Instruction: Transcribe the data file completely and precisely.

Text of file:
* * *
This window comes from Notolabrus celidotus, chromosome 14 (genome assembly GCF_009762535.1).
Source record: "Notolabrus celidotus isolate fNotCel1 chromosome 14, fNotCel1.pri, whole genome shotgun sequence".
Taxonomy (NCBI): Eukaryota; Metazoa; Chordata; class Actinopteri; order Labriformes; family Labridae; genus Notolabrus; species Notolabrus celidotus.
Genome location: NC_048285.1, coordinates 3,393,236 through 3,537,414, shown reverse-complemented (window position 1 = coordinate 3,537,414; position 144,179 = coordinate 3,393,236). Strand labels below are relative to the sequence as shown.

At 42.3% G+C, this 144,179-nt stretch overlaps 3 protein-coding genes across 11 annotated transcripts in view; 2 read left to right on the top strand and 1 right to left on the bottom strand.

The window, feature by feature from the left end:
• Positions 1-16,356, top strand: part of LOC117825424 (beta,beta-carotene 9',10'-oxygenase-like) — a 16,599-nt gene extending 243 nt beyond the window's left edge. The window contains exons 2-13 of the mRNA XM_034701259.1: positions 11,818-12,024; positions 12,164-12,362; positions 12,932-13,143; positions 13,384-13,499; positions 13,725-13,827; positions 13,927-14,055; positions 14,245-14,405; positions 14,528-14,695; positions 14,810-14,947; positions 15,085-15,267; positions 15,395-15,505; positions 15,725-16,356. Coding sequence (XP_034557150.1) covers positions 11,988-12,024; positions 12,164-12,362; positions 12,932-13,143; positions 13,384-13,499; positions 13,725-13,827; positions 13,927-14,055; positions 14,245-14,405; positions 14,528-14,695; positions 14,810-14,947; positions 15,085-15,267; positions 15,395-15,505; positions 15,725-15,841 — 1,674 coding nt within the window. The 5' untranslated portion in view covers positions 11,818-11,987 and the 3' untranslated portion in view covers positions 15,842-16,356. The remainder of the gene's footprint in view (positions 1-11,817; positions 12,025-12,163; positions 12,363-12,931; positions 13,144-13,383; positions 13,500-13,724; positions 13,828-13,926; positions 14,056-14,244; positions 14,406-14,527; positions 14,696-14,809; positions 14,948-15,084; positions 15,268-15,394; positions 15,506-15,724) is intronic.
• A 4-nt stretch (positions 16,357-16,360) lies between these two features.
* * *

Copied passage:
This window comes from Notolabrus celidotus, chromosome 14 (genome assembly GCF_009762535.1).
Source record: "Notolabrus celidotus isolate fNotCel1 chromosome 14, fNotCel1.pri, whole genome shotgun sequence".
Taxonomy (NCBI): Eukaryota; Metazoa; Chordata; class Actinopteri; order Labriformes; family Labridae; genus Notolabrus; species Notolabrus celidotus.
Genome location: NC_048285.1, coordinates 3,393,236 through 3,537,414, shown reverse-complemented (window position 1 = coordinate 3,537,414; position 144,179 = coordinate 3,393,236). Strand labels below are relative to the sequence as shown.

At 42.3% G+C, this 144,179-nt stretch overlaps 3 protein-coding genes across 11 annotated transcripts in view; 2 read left to right on the top strand and 1 right to left on the bottom strand.

The window, feature by feature from the left end:
• Positions 1-16,356, top strand: part of LOC117825424 (beta,beta-carotene 9',10'-oxygenase-like) — a 16,599-nt gene extending 243 nt beyond the window's left edge. The window contains exons 2-13 of the mRNA XM_034701259.1: positions 11,818-12,024; positions 12,164-12,362; positions 12,932-13,143; positions 13,384-13,499; positions 13,725-13,827; positions 13,927-14,055; positions 14,245-14,405; positions 14,528-14,695; positions 14,810-14,947; positions 15,085-15,267; positions 15,395-15,505; positions 15,725-16,356. Coding sequence (XP_034557150.1) covers positions 11,988-12,024; positions 12,164-12,362; positions 12,932-13,143; positions 13,384-13,499; positions 13,725-13,827; positions 13,927-14,055; positions 14,245-14,405; positions 14,528-14,695; positions 14,810-14,947; positions 15,085-15,267; positions 15,395-15,505; positions 15,725-15,841 — 1,674 coding nt within the window. The 5' untranslated portion in view covers positions 11,818-11,987 and the 3' untranslated portion in view covers positions 15,842-16,356. The remainder of the gene's footprint in view (positions 1-11,817; positions 12,025-12,163; positions 12,363-12,931; positions 13,144-13,383; positions 13,500-13,724; positions 13,828-13,926; positions 14,056-14,244; positions 14,406-14,527; positions 14,696-14,809; positions 14,948-15,084; positions 15,268-15,394; positions 15,506-15,724) is intronic.
• A 4-nt stretch (positions 16,357-16,360) lies between these two features.